- Subject index
We all give and receive gifts. But few of us reflect on the risks and uncertainties inherent to this form. For example, to give means to acquire power, to effect a symbolic exchange, to initiate ties and alliances, to convey social messages to others and to classify our own status. Gift-giving is also a device to register honour and shame, to show solidarity, to equalize and to create intimacy. This fascinating volume looks at the ambivalence of gift-giving; contemporary gift-giving, its motives, occasions and its rules; examines `sacrifice', `food-sharing' and `gift-giving' as those basic institutions upon which symbolic orders of `traditional' society rely; and considers the historical invention of hospitality, paving the
Chapter 5: The Sacrifice
Like every human institution,
religion does not begin anywhere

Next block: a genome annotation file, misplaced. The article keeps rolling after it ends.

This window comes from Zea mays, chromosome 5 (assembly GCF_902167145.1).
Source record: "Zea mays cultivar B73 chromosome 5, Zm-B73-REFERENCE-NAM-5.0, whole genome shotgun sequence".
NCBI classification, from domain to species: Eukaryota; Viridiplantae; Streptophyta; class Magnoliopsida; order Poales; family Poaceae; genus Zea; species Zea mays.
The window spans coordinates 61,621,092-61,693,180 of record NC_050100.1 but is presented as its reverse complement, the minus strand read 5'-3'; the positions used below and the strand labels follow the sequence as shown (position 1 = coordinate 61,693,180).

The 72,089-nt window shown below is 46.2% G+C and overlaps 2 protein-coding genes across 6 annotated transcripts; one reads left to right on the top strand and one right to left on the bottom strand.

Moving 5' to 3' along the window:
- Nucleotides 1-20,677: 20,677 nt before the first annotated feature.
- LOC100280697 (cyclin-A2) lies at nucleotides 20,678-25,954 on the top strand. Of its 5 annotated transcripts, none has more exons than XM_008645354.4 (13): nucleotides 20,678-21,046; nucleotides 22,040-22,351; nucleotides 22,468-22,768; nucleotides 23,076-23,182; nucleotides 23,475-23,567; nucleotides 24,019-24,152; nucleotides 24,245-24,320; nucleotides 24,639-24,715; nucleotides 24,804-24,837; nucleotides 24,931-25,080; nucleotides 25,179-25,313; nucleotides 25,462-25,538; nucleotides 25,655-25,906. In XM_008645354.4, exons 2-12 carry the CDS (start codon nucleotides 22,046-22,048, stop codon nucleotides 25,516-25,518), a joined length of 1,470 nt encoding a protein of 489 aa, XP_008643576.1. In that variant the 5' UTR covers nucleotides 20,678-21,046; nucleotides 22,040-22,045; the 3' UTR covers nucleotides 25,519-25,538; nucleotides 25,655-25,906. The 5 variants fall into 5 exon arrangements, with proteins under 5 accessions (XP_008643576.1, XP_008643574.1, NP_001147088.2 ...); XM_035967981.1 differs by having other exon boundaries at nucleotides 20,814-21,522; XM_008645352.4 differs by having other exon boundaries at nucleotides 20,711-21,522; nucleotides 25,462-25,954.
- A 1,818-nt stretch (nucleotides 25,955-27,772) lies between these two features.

The history of civilization is
that of the inversion of the offering
Up to this point, social relations among living people have been the focus of our attention. But the dead and nature also play a major role in exchange. The festival of the dead among the Unalit begins with a summoning of the ancestors’ souls to reincarnate themselves in the living bearers of their names. The souls are showered with gifts, and are heavily laden indeed when they finally make their way back beyond the grave. ‘At this moment, then, not only does the group regain its unity, but the ideal group, composed of each successive generation since the earliest times, takes shape in ...